Wednesday, January 28, 2015

In search of the mountain ukulele

The announcement of a new Blacksburg and New River Valley ukulele get together reminds me to tell ukulele playing friends that they will not necessarily be met with scorn and derision if they show up at other jam sessions in the area, as long as they learn some traditional old time string band tunes. 

In fact, ukes have been infiltrating old time  music since John Hopkins' strumming his triplets  on a banjo ukulele loud and clear in the original "Hill Billies," 1926:

Blue Ridge Mountain Blues - The Hill Billies 1926!

Background from...

"Al Hopkins ... was the leader of his own band called the Hill Billies (also known as the Buckle Busters). The band members consisted of Al Hopkins (piano), John Hopkins (ukulele), Joe Hopkins (guitar), John Rector (banjo), and Tony Alderman (fiddle).

"The Hill Billies had been discovered by Ralph Peer a year earlier and had made some records for Okeh (a forerunner of Columbia). When Ralph Peer asked Al Hopkins the name of his band, Al responded “We ain’t nothing but a bunch of hillbillies from North Carolina and Virginia. You can just call us anything.” Mr. Peer appropriately named them the “Hill Billies”.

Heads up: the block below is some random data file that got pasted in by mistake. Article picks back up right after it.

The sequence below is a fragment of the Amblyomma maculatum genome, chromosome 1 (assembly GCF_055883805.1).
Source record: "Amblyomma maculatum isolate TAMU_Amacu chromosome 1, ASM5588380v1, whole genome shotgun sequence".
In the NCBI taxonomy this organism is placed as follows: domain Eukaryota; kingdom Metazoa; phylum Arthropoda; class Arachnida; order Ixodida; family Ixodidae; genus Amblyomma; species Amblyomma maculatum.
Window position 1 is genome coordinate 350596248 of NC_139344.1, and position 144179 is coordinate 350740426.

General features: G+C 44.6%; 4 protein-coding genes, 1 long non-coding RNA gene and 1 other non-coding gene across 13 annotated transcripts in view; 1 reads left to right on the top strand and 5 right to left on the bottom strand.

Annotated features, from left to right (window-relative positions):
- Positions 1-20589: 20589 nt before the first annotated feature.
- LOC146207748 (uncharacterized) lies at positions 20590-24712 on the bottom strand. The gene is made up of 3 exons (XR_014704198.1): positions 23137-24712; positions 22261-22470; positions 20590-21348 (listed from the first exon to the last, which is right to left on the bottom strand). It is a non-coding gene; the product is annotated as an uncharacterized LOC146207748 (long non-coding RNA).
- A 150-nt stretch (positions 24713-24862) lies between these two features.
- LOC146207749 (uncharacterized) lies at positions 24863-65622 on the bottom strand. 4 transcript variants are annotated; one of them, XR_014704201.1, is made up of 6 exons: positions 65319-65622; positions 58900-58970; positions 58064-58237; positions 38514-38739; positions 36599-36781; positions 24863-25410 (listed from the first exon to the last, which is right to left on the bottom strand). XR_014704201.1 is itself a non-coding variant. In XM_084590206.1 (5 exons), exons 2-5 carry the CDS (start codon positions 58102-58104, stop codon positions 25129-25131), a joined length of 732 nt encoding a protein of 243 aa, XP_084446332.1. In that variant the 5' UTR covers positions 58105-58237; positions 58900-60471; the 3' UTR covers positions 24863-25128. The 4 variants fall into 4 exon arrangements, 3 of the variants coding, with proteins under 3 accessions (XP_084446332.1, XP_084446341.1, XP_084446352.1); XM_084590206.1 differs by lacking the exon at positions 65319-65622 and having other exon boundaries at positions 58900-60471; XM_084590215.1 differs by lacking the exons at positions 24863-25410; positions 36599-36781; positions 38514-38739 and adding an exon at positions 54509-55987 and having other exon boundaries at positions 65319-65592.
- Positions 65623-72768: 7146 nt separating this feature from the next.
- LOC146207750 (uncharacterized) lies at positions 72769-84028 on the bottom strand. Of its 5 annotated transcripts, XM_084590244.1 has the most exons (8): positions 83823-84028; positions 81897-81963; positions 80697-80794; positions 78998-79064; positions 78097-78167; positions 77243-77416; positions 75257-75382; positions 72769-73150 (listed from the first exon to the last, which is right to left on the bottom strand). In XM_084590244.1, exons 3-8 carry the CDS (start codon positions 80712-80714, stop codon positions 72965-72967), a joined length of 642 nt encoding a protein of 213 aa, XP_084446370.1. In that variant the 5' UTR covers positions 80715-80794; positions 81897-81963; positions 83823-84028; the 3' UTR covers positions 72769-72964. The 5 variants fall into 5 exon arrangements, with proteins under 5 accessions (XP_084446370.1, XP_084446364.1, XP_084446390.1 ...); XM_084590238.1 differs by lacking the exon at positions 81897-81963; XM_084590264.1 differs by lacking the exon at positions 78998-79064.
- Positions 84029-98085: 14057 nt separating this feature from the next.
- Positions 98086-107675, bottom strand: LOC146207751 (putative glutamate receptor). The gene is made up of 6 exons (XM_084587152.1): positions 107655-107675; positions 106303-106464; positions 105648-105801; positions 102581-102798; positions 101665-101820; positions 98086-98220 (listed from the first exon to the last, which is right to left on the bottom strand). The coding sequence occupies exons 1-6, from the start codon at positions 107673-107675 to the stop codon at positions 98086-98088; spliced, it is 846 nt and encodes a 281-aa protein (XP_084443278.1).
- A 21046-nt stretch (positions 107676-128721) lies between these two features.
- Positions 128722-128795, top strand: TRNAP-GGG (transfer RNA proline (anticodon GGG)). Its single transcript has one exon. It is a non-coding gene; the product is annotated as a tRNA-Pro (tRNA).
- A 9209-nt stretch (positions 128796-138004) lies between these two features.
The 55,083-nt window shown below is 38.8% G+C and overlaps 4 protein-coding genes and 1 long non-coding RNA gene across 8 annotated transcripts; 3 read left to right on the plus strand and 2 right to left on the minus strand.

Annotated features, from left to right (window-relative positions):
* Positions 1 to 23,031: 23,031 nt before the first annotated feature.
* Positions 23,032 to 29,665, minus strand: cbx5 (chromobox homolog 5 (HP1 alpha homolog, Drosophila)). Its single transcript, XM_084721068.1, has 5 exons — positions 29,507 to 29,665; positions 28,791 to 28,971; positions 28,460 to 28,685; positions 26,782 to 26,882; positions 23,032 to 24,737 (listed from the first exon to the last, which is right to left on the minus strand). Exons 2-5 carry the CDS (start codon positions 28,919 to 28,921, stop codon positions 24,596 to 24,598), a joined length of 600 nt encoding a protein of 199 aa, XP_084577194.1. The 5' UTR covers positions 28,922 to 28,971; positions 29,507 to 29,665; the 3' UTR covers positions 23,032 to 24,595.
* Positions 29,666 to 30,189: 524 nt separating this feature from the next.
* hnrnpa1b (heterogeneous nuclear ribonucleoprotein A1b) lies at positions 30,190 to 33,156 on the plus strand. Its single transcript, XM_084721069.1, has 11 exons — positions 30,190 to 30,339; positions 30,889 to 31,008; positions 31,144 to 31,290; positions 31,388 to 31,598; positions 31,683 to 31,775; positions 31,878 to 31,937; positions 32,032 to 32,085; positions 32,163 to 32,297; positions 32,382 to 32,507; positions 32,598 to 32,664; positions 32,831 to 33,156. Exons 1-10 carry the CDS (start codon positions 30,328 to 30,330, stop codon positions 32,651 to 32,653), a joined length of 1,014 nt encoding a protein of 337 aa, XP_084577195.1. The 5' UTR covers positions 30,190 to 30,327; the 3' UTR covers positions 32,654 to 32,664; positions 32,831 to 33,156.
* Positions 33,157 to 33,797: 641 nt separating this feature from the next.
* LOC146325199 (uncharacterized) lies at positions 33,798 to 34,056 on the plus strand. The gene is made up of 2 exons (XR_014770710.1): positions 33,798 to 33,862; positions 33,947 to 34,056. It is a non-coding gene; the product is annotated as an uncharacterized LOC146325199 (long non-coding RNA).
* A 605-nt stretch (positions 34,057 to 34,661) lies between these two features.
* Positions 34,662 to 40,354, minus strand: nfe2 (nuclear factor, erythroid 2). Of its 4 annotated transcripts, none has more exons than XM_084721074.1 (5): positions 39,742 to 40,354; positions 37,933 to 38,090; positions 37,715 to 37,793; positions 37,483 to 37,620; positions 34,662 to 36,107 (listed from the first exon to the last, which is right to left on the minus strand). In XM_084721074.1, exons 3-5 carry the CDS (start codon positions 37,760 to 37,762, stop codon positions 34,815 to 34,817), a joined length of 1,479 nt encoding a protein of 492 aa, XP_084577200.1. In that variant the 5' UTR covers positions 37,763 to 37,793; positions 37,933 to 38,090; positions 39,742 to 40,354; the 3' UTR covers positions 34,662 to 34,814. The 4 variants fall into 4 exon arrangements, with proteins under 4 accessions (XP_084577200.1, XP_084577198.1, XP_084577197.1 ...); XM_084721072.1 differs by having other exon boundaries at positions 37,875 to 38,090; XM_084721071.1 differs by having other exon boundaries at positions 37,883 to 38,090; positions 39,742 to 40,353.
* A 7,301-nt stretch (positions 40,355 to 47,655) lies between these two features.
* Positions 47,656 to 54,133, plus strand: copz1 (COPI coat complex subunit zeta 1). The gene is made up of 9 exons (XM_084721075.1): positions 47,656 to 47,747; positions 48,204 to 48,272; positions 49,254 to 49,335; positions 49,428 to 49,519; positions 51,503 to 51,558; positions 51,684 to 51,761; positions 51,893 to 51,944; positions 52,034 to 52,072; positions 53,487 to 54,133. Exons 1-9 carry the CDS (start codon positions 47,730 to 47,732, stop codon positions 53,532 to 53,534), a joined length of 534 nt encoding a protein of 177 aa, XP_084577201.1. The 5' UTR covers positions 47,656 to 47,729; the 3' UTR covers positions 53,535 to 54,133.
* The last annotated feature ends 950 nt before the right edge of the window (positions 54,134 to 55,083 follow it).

More tunes, working links to be added...

I first heard the banjo ukulele played with a  fiddle and 5-string banjo in the late 1970s or early 1980s by a more contemporary band, the Horse Flies from Ithaca, N.Y. 

Alternating between guitar and banjo uke, depending on the tune, Jeff Claus provided a rock-solid rhythm for the band. I have seen an interview with him somewhere referring to the instrument as "a drum on a stick."

Another contemporary player, John Kelley, headed his web essay and instructional page about the instrument, "Banjo Uke -- the Tommy Gun of old time music!"

However, not all old time Fiddlers will appreciate having a Tommy Gun in their local jam session. It is best to ask, or be very sensitive to icy stares!